Wednesday, December 10, 2014

Setting a Course

Orienteering is the ultimate navigation sport.

Competitors must use a very detailed map (for example-showing 2 foot high boulders) to find checkpoints along a mapped course.  Once an athlete can succesfully complete beginner and intermediate courses they start the journey on the advanced level courses.  An advanced level course requires woods running, endurance, speed, compass work, contouring, and route choice.  It is the ultimate test of pushing your physical and mental limits.

That said, some people just come out for a hike in the woods.

Another aspect of the orienteering community is that we are building the sport.  It is completely volunteer driven and non-profit.  Each week in the spring and fall, Delaware Valley Orienteering Association puts on an event.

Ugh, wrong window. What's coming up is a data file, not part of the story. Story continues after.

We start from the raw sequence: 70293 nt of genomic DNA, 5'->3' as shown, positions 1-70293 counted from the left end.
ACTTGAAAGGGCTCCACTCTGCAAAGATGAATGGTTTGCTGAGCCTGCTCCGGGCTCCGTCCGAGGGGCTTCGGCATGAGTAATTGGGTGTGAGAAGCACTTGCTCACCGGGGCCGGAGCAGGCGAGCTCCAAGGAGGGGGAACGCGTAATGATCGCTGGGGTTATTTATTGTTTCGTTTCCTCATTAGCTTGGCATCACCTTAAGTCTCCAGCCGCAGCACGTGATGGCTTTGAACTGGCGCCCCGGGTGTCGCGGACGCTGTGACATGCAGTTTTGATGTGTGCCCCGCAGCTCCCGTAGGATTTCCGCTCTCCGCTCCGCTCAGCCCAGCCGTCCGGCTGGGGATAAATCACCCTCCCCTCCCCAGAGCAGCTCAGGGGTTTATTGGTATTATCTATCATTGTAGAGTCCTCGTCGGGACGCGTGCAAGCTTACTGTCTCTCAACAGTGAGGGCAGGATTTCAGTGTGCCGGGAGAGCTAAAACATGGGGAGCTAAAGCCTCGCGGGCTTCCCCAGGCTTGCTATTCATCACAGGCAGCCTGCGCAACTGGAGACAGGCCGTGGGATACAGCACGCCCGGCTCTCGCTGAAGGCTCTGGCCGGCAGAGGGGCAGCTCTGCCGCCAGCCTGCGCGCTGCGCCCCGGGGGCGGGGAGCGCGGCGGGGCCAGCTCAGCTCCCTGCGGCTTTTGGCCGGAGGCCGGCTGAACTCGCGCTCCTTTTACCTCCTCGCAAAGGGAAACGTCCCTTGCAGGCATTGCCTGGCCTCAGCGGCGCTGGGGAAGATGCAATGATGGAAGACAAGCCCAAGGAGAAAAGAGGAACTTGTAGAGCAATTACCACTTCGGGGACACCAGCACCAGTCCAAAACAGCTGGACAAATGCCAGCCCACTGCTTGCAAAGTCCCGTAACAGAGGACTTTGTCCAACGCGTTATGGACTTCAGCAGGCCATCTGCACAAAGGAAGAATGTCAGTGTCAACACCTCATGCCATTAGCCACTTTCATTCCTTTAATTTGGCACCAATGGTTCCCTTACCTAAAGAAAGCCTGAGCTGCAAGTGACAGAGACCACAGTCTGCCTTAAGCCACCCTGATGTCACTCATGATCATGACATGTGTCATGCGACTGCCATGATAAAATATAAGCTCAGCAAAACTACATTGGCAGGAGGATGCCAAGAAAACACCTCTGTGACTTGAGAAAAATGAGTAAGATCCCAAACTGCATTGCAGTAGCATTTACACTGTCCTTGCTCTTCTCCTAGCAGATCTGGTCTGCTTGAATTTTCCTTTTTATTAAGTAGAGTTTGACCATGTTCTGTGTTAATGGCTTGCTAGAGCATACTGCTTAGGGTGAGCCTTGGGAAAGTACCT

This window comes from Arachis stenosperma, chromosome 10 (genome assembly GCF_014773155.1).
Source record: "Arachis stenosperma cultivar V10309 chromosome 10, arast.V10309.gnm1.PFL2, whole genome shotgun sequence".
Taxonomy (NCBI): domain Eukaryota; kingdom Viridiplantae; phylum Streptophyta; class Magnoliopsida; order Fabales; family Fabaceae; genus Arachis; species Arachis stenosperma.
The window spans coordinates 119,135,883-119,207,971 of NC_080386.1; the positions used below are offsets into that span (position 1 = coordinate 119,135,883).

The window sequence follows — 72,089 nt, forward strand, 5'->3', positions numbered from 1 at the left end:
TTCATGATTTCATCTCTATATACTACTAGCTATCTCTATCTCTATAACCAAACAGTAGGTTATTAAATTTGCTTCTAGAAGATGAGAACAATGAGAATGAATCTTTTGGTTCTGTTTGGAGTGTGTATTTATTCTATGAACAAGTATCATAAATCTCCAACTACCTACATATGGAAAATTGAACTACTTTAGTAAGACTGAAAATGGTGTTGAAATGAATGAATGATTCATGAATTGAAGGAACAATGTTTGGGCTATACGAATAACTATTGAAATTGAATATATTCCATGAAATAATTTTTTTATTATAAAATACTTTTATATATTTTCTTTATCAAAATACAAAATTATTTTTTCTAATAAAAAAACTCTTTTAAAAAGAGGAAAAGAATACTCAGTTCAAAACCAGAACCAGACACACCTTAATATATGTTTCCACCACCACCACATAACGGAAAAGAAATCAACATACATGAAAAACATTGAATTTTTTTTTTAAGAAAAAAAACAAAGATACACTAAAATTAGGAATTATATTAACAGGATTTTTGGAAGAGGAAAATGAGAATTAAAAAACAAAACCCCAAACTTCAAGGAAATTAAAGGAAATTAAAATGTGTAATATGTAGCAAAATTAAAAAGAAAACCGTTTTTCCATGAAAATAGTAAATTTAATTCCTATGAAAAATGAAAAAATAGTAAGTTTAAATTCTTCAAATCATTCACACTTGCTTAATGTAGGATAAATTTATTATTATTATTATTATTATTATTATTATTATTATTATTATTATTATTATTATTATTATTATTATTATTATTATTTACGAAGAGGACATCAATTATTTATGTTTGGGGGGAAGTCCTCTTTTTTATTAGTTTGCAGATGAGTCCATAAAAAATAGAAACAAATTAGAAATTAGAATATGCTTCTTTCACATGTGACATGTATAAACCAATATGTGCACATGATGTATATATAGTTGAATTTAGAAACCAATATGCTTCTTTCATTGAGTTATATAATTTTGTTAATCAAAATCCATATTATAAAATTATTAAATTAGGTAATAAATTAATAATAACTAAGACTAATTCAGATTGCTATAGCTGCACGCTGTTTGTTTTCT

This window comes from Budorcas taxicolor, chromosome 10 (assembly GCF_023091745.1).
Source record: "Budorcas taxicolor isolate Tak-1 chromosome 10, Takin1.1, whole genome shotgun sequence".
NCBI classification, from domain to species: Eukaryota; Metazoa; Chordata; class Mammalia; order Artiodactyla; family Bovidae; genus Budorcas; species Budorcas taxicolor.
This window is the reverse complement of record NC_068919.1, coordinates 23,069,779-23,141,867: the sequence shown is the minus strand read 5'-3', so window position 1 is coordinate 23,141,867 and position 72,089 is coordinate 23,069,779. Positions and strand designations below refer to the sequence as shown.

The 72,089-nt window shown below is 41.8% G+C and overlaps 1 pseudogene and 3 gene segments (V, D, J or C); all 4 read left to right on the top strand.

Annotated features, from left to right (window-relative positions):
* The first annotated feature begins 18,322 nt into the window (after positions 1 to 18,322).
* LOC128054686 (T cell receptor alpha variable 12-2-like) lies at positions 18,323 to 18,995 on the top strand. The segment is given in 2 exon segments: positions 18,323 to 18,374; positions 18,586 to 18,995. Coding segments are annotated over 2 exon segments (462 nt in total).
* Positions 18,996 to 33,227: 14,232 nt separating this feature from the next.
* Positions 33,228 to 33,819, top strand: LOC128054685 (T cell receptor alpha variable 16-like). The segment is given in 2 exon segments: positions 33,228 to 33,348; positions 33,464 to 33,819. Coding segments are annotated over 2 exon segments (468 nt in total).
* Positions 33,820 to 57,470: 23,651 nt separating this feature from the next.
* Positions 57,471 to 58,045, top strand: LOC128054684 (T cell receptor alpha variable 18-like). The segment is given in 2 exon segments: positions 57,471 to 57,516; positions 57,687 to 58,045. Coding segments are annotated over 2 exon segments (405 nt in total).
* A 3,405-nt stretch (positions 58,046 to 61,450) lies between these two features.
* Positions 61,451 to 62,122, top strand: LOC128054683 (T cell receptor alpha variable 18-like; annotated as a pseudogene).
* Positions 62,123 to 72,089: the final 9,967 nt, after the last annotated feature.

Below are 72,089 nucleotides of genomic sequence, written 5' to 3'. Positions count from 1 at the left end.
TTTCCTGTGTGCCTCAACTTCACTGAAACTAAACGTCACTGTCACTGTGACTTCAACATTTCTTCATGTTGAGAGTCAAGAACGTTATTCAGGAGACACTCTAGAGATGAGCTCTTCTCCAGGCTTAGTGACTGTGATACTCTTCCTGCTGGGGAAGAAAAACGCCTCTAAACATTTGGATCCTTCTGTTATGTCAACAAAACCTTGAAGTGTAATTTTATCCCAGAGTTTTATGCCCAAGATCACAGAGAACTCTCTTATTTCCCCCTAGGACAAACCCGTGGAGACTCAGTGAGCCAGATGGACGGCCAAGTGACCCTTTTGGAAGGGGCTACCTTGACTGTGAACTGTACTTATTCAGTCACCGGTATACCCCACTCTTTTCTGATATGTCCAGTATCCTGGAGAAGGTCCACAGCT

The past three years (2012, 2013, 2014) I was the course setter for an event at Antietam Lake Park (Mt. Penn) near Reading, PA the Sunday after Thanksgiving.  The event takes several months of work scouting the land, verifying all of the checkpoints, seeing what would make a good challenge, and preparing the maps.  I even did some of my own mapping- adding all of the trail building, much by the local mountain bikers.  If you want to get good at navigating quickly, or just like the idea of running in the woods, orienteering is the sport for you.

If you go to this site you can see all of the courses and even some competitors routes: RouteGadget! .

And the results: Results!

Here are some highlights:

The end of the long leg #6 on the long advanced course.  Reaching the checkpoint required good skill in reading contours and rock detail.

This checkpoint was a boulder only a couple feet tall.  Competitors come from the other side of the boulder so that the flag is blocked, having the navigator see the feature (boulder) before the flag.

Pat running the edge of the pond at the Fruit Farm before finishing the course:

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